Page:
Pope Francis Wednesday reminded those who think belief in the devil is antiquated or outdated that Satan really exists and that Jesus himself experienced his temptations and overcame them.
“So began the public life of Jesus, with the temptation that comes from Satan. Satan was present,” the Pope said on May 1.
“Many people say: ‘But why talk about the devil, which is an ancient thing? The devil does not exist.’ But look at what the Gospel teaches you,” Francis emphasized. “Jesus confronted the devil, he was tempted by Satan. But Jesus rejects every temptation and comes out victorious.”
He advised people to remember in their own moments of temptation that “Jesus has already fought this temptation for us.”
The pope spoke about Satan during his weekly audience, where he continued his catechesis on the Our Father with a reflection on the line, “and lead us not into temptation.”
Pope Francis has before been critical of the way the original line has been translated in some languages. Last year the Italian bishops’ conference voted to change the Italian translation of the line to “do not abandon us to temptation.”
The pope commented Wednesday that “the original Greek expression [of this line] contained in the Gospels is difficult to render exactly, and all modern translations are somewhat limping.”
However, it is clear, he continued, that it is not intended to mean God is a tempter: “Christians have nothing to do with an envious God, in competition with man, or [one] who enjoys putting him to the test,” he stated.
Recalling that Jesus himself was tempted and underwent trials during his life, Francis said those words of the prayer which ask God to not leave or abandon his people in their moment of need “have already been answered.”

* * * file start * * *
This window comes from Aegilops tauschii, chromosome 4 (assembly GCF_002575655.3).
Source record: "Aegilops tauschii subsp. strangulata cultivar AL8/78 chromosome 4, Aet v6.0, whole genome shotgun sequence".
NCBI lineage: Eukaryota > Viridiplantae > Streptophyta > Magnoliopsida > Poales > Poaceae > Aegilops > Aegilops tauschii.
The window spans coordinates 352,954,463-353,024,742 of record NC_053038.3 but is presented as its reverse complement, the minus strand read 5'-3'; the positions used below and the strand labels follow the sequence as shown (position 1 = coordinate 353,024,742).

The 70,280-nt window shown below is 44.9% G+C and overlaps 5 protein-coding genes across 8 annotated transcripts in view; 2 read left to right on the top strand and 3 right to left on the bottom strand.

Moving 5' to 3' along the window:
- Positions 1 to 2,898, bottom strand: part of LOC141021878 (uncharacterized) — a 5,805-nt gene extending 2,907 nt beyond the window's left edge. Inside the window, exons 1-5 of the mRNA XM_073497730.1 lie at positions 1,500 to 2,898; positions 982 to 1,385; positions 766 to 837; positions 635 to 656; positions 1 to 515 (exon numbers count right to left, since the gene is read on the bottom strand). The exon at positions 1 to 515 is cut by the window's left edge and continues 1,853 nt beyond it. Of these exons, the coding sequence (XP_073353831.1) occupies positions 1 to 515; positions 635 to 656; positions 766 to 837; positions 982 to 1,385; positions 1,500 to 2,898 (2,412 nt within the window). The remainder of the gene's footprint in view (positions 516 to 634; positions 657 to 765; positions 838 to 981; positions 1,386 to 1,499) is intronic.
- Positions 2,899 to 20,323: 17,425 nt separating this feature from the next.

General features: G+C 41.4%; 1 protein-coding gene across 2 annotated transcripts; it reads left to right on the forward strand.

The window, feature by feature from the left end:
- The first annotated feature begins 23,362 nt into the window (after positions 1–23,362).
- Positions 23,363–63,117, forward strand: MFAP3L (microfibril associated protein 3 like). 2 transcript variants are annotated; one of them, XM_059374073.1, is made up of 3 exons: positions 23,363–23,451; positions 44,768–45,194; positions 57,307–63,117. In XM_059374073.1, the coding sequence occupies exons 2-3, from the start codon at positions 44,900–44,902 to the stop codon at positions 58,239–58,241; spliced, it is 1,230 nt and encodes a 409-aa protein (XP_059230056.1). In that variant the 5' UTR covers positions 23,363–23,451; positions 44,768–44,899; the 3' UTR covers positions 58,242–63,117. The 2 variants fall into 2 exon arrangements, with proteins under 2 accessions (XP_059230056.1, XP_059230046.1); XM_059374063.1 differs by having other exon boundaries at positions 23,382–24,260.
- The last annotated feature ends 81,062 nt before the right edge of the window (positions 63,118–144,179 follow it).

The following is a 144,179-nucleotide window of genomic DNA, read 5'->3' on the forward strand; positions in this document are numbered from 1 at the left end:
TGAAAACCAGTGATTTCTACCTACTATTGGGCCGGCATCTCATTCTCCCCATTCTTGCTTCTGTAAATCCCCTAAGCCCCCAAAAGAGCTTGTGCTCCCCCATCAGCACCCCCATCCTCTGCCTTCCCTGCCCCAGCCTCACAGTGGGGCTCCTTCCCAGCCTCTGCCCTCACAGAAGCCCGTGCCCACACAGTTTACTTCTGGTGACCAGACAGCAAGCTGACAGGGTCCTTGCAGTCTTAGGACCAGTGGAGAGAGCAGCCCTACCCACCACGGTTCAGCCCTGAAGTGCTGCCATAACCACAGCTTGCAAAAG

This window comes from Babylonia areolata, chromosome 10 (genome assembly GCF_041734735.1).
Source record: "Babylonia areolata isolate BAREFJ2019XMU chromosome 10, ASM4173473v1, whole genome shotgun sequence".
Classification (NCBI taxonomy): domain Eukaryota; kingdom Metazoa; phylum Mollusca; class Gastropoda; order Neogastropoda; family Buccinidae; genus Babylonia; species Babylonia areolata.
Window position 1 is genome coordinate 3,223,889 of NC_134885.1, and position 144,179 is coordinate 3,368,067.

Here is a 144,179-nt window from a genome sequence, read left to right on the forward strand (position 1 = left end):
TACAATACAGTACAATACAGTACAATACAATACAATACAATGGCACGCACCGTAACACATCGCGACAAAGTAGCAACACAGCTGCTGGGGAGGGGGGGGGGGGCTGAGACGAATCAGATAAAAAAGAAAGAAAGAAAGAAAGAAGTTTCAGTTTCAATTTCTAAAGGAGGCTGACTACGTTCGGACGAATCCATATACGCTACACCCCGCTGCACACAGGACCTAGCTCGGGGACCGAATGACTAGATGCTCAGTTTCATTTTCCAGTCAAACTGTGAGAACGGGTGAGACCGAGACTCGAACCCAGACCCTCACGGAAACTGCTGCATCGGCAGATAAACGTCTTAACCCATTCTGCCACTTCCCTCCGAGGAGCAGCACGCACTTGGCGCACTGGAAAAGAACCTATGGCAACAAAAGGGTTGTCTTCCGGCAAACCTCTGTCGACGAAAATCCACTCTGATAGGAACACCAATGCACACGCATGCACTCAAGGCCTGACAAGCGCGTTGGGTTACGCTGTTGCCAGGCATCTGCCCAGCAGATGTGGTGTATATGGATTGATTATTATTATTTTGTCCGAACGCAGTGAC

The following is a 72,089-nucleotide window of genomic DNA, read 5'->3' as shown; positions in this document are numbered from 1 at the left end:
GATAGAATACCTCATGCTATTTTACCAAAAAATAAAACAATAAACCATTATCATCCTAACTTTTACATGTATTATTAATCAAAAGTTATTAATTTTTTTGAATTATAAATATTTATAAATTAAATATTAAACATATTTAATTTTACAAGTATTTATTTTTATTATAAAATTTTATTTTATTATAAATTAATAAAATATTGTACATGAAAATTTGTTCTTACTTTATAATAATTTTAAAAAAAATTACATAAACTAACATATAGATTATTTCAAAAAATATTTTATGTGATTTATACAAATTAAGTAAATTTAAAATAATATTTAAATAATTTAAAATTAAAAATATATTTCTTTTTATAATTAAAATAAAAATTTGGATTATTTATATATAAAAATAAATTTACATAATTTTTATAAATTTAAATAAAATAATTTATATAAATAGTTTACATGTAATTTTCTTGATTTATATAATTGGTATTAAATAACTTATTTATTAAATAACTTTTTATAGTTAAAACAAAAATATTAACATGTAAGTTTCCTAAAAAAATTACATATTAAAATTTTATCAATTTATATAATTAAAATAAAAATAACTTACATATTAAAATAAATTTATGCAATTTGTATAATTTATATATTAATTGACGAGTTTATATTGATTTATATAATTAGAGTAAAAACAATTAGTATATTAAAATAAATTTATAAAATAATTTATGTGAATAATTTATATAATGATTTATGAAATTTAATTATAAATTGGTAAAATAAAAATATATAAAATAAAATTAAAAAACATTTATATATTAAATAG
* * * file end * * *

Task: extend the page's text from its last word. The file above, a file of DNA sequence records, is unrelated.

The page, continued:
“God has not left us alone, but in Jesus he manifests himself as ‘God-with-us’ unto the outermost consequences,” he said.
“He is with us when he gives us life, he is with us during life, he is with us in joy, he is with us in trials, he is with us in sadness, he is with us in defeats, when we sin, but he is always with us, because he is a Father and cannot abandon us.”
This, he noted, contrasts with the fallenness of humanity. For example, when the disciples fell asleep in the Garden of Gethsemane during Christ’s agony: “God asks man not to abandon him, and man instead sleeps.”
Pope Francis said that instead, in man’s moment of trial, God keeps watch with them.
“In the worst moments of our life, in the most suffering moments, in the most anguishing moments, God watches with us, God fights with us. Always close to us. Why? Because [he is] a father,” he explained.
This can be a comfort to each person in his or her “hour of trial,” he continued. To know Jesus has already crossed the valley, that it “is no longer desolate, but is blessed by the presence of the Son of God.”
“Thus, we began the prayer: Our Father. A father who does not abandon his children.”
“When this time [of trial] comes for us, show us, Our Father, that we are not alone,” Francis prayed. “Show us that Christ has already taken upon himself the weight of that cross, show us and call us to carry it with him, trusting in the love of the Father.”
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